In the first half of the seventeenth century the intertwining of political upheaval, social turmoil, religious conflicts, variously localized but concentrated in a defined time span, seemed fully justified the opinion of contemporaries historians who believed to live in a "century of iron". The simultaneity of crises between states and within the states, was emphasized by the economic depression and the demographic contraction that, in different ways, crossed the European society. Against this backdrop exploded serious institutional conflicts, such as peasant, urban and aristocratic revolts in France, the Cossack uprisings in Russia, rebellions for autonomy in Catalonia, Portugal, Naples, Ireland and Scotland, the political revolution of the English Parliament and finally the bloody Thirty Years' War, which involved almost the entire continent. The crucial decades were those between 1618 (the beginning of the Thirty Years War) and 1661 (seizure of power in France by Louis XIV). This periodization is confirmed in the economic analysis which showed that, starting from the downturn of 1619-22, for many areas of Europe interrupted the long development century cycle. A sensitive indicator is provided by the movement of prices that indicates for those years, the slowdown in inflation followed by a deflationary deficit. The decrease of the prices is not correlated to imports of precious metal from America, whose shares are maintained to an excellent standard, but rather to a combination of factors, which refer to a period of worsening climate, the demographic fall, the military clashes and the political struggles that affect the European states.
The economic crisis strengthened the re-classification of production areas that had emerged at the end of the sixteenth century. This crisis, in fact, penalized Mediterranean Europe and advantaged Atlantic Europe the center of this economy, so world capitalism was centered on the Anglo-Dutch area as mentioned by the historian Fernand Braudel. For subject and weaker areas, like the Italian one, the crisis of the seventeenth century involved a general strengthening of the traditional elements associated with the feudal social relations, although it should not be overlooked new activities found in the processes of production conversion (the displacement of the manufactures of the wool and silk from the cities to the countryside, for example). The great epidemics of plague in the seventeenth century, which affected mainly Italy and Germany, associated with mortality caused by wars, caused gaps in population that would require more than fifty years to be canceled. In the German regions, most affected by this dramatic sequence of war, famine and epidemics, more than two-thirds of the population was lost. On the east of the Elbe, abandoned by peasants of the countryside or depopulated by disease, the feudal lords acquired vast territories in which disappeared forever the small property and returned the serfdom.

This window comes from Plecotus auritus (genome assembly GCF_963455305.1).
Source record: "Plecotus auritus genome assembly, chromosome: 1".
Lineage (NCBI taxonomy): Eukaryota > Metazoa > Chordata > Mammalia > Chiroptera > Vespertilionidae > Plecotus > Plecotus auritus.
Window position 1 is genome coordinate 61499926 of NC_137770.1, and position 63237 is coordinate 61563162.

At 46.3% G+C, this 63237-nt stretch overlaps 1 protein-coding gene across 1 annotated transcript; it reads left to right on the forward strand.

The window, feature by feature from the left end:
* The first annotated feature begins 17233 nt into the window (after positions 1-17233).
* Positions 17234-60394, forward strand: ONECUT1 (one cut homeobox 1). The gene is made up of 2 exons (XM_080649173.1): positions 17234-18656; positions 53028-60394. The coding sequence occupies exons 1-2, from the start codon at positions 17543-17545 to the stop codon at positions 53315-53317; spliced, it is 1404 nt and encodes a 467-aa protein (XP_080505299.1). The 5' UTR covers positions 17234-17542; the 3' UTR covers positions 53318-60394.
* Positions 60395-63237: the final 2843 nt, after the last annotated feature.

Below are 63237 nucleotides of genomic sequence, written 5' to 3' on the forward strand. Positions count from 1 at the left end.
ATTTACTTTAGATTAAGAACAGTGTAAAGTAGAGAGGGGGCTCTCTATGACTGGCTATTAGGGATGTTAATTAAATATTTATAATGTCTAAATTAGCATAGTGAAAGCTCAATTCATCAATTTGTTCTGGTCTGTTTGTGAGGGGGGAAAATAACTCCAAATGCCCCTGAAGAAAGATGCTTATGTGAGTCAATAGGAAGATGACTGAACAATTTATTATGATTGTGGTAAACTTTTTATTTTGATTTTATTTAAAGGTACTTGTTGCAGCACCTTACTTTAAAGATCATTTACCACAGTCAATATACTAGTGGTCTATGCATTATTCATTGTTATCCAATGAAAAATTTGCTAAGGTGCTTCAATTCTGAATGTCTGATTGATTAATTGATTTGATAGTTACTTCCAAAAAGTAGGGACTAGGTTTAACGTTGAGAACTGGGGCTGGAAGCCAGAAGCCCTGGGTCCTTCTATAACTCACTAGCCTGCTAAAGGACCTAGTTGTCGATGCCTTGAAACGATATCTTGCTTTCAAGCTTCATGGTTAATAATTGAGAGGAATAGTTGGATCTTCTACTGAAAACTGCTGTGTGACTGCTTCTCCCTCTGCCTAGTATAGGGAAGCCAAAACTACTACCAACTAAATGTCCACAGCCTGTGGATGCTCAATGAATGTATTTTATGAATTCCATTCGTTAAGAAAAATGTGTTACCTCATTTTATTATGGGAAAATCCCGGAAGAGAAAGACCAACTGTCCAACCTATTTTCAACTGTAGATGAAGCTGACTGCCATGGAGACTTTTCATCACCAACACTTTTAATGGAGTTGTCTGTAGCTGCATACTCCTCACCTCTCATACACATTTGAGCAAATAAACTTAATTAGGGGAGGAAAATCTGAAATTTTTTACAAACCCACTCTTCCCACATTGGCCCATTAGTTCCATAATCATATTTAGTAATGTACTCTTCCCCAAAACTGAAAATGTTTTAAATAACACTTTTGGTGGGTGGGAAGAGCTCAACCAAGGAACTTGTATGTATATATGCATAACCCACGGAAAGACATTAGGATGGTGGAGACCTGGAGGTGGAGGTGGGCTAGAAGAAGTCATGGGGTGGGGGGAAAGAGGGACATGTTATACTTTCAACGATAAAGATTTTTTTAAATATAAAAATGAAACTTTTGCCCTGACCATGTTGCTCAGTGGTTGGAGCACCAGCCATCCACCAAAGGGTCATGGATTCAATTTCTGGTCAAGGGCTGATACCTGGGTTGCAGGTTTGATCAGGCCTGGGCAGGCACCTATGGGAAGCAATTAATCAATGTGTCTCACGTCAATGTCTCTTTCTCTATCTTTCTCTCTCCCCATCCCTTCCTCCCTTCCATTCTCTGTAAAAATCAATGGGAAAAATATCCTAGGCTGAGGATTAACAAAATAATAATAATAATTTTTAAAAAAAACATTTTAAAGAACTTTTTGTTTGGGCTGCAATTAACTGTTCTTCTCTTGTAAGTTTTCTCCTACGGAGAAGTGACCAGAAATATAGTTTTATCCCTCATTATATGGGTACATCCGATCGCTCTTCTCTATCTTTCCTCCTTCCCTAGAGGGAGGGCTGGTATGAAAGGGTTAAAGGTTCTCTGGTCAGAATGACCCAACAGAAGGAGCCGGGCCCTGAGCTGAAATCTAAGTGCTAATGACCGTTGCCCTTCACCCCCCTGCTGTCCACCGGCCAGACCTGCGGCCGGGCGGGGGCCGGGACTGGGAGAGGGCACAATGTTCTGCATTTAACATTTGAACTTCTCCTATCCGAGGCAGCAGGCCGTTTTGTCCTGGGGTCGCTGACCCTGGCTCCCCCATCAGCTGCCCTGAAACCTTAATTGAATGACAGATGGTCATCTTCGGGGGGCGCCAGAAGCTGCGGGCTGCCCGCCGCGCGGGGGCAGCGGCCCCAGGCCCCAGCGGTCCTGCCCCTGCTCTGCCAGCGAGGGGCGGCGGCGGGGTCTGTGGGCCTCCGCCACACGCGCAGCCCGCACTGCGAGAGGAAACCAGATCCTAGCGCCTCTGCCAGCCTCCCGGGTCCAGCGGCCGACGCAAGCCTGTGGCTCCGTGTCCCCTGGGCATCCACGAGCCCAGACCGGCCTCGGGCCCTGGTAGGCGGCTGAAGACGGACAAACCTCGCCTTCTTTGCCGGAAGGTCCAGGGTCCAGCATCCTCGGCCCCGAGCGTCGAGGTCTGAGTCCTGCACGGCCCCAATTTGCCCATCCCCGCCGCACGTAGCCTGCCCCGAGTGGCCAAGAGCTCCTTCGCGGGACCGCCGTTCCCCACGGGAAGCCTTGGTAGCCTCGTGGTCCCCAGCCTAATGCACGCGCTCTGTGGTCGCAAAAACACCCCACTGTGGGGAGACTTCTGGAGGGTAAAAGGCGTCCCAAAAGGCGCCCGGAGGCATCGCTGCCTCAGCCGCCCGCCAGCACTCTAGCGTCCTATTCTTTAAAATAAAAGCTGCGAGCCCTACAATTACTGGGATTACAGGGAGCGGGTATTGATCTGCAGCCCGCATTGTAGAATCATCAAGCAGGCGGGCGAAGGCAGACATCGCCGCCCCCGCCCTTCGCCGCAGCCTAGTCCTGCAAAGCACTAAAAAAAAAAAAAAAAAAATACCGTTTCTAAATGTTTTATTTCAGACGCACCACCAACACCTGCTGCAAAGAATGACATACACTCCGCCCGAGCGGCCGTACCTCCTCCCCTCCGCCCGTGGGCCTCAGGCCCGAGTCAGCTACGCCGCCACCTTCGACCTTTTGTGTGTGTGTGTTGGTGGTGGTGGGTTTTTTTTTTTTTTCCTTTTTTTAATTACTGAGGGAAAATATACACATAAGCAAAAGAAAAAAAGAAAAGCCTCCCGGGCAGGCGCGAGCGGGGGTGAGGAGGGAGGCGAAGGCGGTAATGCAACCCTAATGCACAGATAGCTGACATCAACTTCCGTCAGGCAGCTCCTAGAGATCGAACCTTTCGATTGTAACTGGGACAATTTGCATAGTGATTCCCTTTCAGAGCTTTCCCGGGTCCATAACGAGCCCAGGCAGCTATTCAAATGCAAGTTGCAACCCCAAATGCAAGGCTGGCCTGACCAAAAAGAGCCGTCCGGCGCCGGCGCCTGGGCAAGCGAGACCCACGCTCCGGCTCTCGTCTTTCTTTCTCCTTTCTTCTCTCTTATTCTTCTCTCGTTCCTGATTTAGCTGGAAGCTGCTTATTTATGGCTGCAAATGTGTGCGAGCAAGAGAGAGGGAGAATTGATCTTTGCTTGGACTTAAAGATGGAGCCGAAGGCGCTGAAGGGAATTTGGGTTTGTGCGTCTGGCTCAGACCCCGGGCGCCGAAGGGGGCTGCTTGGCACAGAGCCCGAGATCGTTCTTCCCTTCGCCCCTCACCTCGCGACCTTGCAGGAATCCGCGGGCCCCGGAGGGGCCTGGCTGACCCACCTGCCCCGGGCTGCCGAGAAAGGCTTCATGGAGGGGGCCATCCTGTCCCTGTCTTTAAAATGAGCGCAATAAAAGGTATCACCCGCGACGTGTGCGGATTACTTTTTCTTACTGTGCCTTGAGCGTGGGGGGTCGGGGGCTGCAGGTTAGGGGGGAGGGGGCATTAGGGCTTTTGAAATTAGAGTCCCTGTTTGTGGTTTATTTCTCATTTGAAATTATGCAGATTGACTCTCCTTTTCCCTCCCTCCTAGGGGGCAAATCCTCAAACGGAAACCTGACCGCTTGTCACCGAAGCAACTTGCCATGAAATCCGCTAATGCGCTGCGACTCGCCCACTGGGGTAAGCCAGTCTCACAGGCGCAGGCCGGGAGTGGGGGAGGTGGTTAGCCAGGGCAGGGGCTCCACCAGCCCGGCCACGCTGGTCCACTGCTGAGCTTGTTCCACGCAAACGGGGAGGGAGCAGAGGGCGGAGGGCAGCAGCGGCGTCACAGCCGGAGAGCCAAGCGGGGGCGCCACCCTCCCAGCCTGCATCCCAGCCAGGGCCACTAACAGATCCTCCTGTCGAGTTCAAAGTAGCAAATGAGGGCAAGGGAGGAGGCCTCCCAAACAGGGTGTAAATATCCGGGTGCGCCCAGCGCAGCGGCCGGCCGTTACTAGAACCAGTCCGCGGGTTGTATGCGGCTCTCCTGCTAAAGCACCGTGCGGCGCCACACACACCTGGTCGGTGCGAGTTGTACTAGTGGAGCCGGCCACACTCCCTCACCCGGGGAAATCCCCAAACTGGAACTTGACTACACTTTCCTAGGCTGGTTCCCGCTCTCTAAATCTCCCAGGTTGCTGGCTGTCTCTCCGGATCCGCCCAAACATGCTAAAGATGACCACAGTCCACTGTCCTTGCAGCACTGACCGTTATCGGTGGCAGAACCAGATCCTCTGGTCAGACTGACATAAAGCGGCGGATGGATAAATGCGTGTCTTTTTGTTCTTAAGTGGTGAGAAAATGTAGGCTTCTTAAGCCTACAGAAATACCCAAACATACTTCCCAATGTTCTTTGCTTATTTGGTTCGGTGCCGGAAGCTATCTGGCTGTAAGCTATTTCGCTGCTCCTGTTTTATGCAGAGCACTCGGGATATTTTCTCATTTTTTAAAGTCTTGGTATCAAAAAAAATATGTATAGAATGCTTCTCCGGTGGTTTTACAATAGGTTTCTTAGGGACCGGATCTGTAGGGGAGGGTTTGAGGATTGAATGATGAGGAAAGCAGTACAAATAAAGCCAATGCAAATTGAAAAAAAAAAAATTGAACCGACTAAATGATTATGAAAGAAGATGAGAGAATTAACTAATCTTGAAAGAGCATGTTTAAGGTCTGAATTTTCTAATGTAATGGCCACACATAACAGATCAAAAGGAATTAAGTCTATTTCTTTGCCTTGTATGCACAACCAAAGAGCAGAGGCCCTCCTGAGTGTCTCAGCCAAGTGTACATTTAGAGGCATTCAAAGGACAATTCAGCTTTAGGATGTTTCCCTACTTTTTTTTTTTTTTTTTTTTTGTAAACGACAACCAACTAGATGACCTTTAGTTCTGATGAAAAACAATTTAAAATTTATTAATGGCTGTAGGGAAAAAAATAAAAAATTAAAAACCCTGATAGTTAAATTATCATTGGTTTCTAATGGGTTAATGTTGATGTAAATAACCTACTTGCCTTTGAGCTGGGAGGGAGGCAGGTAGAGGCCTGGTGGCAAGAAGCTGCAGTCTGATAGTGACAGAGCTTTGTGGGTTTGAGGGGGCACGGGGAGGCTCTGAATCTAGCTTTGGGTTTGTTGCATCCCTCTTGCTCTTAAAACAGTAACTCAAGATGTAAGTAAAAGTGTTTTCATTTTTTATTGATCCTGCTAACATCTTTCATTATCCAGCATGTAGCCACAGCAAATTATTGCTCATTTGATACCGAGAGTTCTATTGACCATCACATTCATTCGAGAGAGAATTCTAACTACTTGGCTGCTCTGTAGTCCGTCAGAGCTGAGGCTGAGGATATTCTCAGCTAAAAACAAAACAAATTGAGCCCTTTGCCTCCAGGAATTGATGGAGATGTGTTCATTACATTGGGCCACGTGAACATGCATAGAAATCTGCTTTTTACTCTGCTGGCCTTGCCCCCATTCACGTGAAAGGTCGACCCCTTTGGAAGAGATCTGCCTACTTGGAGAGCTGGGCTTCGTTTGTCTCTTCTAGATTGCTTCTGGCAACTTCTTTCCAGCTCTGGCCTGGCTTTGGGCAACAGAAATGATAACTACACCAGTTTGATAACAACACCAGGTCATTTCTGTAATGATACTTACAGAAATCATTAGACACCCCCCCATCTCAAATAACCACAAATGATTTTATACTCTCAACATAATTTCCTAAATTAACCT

December 4, 1759
The clash between Austrians and Prussians nearby the Elbe River, brings the reign of Frederick II one step from final defeat in the Seven Years War.